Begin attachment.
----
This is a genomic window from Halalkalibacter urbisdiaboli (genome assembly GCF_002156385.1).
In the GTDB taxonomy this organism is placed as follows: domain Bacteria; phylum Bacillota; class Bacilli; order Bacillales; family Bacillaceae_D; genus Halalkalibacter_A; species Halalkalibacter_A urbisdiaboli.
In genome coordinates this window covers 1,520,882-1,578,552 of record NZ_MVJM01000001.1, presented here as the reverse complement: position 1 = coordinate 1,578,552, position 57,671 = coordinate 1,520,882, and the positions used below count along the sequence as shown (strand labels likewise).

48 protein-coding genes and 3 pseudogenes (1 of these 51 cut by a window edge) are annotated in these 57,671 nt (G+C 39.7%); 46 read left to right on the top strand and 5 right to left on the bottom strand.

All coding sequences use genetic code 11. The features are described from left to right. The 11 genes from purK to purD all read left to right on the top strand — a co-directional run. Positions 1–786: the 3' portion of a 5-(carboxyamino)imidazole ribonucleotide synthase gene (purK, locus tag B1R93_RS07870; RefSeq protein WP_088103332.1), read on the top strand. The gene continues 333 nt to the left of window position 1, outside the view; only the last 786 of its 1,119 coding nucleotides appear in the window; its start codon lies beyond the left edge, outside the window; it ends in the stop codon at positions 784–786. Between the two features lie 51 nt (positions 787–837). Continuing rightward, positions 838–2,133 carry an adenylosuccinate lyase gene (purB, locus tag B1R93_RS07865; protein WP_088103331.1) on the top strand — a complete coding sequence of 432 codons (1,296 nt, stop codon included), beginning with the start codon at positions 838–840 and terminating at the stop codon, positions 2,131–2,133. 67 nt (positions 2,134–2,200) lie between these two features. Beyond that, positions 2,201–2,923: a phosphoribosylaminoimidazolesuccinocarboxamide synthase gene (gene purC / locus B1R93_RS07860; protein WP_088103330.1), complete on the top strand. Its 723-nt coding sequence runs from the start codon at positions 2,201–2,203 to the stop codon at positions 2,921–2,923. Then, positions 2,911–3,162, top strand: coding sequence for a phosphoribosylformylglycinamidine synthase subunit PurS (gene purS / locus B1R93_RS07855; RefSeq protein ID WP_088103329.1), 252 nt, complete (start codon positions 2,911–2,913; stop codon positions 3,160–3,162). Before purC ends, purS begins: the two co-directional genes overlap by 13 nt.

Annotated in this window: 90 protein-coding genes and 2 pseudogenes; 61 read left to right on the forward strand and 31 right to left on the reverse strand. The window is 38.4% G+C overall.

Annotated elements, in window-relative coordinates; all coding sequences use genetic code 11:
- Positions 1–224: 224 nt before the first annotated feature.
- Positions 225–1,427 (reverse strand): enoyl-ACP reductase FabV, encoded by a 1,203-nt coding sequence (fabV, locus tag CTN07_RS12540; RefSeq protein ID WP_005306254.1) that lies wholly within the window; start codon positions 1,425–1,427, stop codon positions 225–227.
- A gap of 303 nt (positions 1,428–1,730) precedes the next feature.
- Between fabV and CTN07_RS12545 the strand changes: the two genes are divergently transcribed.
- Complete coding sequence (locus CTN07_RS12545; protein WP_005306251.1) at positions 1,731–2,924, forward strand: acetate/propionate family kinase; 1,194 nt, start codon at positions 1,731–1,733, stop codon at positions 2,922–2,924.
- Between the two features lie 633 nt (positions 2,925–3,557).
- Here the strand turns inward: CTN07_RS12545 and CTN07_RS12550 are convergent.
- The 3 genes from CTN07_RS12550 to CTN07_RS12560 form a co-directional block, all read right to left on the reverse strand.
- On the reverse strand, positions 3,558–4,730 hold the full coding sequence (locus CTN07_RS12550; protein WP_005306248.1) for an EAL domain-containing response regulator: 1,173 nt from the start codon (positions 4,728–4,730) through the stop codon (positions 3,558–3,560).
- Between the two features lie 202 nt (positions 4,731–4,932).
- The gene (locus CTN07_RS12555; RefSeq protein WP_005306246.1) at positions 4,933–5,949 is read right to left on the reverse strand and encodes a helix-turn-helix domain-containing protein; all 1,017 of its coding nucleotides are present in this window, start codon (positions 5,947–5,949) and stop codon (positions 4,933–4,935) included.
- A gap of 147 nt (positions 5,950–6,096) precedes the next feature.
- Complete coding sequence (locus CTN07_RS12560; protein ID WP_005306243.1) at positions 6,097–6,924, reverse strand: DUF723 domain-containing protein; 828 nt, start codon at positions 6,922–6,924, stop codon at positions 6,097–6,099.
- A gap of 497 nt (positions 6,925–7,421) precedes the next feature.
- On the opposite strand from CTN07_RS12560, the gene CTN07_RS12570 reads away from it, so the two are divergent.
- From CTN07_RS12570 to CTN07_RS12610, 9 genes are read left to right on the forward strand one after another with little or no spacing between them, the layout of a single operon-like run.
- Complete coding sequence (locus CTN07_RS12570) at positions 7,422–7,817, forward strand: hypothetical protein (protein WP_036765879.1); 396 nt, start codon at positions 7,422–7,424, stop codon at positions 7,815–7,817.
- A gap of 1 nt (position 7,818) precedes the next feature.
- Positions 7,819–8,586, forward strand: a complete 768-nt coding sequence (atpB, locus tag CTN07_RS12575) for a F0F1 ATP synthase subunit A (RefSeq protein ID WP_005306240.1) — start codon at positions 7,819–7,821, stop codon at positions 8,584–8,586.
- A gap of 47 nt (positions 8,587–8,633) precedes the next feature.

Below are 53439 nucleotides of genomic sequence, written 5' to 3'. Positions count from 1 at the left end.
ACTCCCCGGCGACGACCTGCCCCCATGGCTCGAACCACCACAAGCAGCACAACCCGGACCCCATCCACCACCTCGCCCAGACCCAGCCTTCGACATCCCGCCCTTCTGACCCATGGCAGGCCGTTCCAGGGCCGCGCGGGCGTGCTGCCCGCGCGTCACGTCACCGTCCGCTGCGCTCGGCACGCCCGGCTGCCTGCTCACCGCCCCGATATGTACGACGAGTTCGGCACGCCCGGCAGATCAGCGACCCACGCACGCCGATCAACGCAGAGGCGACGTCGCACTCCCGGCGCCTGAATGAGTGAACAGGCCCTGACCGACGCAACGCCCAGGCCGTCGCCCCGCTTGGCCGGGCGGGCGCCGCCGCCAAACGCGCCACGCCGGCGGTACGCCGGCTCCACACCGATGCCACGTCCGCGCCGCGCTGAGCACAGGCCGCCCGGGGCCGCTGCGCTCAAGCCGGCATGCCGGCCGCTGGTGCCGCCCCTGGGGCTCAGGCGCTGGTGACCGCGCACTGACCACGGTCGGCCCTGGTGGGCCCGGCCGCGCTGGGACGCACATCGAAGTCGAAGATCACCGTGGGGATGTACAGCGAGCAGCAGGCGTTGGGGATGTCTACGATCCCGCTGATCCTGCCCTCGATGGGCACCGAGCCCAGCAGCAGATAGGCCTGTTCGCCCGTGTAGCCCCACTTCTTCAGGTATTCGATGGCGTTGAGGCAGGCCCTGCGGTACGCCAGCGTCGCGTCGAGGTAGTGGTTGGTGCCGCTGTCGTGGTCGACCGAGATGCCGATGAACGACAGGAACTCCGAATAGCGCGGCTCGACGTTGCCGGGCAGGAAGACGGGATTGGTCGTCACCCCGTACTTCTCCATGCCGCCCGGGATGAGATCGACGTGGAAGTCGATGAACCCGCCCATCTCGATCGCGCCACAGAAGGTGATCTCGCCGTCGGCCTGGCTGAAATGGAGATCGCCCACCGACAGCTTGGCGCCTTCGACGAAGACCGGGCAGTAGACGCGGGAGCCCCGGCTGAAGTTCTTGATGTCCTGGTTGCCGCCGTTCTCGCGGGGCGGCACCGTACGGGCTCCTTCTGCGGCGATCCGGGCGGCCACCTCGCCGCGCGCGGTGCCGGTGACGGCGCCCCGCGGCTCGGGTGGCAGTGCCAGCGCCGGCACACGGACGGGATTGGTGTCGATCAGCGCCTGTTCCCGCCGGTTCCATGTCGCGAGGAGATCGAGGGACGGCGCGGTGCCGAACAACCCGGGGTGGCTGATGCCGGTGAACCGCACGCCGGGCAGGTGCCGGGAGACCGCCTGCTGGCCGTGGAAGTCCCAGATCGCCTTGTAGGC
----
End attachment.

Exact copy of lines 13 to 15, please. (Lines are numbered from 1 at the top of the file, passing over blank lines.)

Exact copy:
- Between the two features lie 633 nt (positions 2,925–3,557).
- Here the strand turns inward: CTN07_RS12545 and CTN07_RS12550 are convergent.
- The 3 genes from CTN07_RS12550 to CTN07_RS12560 form a co-directional block, all read right to left on the reverse strand.